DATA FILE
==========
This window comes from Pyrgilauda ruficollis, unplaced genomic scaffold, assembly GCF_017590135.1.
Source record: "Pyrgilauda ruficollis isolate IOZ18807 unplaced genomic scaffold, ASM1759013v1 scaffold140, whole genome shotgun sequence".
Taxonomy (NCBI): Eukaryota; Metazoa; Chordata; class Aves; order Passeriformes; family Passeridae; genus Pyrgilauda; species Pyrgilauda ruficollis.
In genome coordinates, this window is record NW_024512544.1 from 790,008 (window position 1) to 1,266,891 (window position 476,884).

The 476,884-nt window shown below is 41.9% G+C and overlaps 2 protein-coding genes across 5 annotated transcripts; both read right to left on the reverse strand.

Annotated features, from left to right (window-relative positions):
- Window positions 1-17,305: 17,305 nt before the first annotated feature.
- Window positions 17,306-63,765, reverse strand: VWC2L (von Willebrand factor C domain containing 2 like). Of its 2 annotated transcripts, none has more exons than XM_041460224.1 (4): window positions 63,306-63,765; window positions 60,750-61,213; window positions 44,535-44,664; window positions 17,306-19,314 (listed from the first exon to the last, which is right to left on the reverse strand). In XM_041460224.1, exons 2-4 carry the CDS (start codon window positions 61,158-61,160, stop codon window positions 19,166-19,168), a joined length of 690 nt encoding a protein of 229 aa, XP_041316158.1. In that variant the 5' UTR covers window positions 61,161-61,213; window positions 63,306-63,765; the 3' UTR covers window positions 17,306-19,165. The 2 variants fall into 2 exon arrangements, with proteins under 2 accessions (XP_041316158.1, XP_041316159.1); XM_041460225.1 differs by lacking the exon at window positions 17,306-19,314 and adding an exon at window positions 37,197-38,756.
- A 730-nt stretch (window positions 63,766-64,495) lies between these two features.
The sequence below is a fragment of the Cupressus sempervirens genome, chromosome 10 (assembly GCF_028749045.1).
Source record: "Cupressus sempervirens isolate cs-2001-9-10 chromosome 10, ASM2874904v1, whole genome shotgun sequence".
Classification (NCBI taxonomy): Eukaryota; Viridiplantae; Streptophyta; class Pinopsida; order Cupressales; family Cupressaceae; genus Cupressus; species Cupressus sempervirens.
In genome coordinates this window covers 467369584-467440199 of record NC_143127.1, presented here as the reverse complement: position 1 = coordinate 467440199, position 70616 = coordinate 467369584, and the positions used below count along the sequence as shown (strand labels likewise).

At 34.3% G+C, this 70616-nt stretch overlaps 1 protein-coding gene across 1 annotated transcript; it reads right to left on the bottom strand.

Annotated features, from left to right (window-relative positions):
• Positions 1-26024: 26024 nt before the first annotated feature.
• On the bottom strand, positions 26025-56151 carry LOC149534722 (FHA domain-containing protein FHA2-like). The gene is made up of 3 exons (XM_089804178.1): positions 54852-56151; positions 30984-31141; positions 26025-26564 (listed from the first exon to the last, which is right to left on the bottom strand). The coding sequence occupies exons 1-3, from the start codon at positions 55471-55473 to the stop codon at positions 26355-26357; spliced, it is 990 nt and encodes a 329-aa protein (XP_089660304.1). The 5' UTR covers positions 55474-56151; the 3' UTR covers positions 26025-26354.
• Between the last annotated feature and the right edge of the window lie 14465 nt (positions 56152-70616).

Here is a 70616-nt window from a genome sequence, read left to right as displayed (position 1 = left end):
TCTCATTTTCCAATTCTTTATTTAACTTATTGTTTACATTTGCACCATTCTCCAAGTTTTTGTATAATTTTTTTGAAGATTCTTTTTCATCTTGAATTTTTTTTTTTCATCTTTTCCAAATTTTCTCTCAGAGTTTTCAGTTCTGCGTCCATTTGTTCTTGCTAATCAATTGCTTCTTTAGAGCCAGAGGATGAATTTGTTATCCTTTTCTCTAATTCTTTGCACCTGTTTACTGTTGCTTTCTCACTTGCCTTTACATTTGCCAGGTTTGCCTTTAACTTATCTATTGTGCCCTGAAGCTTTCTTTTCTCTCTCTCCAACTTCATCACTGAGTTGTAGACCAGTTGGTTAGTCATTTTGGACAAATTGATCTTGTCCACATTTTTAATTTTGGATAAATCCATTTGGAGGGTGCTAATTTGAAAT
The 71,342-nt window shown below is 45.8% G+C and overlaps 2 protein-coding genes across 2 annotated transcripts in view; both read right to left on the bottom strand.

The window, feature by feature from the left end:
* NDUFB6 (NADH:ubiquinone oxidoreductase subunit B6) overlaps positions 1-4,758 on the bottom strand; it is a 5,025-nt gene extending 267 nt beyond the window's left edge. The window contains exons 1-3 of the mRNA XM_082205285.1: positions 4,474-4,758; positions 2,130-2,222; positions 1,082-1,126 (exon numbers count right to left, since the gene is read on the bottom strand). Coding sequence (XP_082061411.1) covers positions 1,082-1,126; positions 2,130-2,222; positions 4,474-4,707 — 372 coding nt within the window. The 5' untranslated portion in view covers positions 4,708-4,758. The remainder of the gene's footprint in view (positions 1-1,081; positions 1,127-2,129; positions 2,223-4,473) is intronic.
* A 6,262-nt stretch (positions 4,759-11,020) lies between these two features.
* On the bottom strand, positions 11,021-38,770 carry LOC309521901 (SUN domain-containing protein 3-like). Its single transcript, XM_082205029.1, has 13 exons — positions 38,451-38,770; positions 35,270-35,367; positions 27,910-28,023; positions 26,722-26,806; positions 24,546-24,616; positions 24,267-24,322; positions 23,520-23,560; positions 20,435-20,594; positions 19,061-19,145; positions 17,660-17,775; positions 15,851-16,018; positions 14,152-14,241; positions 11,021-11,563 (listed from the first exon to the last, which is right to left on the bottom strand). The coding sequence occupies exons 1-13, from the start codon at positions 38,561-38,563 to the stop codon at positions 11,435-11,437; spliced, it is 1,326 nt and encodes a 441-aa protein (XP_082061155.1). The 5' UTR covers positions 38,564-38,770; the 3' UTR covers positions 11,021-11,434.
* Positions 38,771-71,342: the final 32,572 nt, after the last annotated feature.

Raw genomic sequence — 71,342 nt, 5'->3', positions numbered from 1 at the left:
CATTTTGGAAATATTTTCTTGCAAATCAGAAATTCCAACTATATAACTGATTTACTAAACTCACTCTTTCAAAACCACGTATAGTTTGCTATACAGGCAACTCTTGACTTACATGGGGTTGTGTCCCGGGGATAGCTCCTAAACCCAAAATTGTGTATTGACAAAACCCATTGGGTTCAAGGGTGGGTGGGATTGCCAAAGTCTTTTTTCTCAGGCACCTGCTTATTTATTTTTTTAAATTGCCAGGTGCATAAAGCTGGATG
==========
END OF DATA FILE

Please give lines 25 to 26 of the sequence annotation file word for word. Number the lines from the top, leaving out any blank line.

* On the bottom strand, positions 11,021-38,770 carry LOC309521901 (SUN domain-containing protein 3-like). Its single transcript, XM_082205029.1, has 13 exons — positions 38,451-38,770; positions 35,270-35,367; positions 27,910-28,023; positions 26,722-26,806; positions 24,546-24,616; positions 24,267-24,322; positions 23,520-23,560; positions 20,435-20,594; positions 19,061-19,145; positions 17,660-17,775; positions 15,851-16,018; positions 14,152-14,241; positions 11,021-11,563 (listed from the first exon to the last, which is right to left on the bottom strand). The coding sequence occupies exons 1-13, from the start codon at positions 38,561-38,563 to the stop codon at positions 11,435-11,437; spliced, it is 1,326 nt and encodes a 441-aa protein (XP_082061155.1). The 5' UTR covers positions 38,564-38,770; the 3' UTR covers positions 11,021-11,434.
* Positions 38,771-71,342: the final 32,572 nt, after the last annotated feature.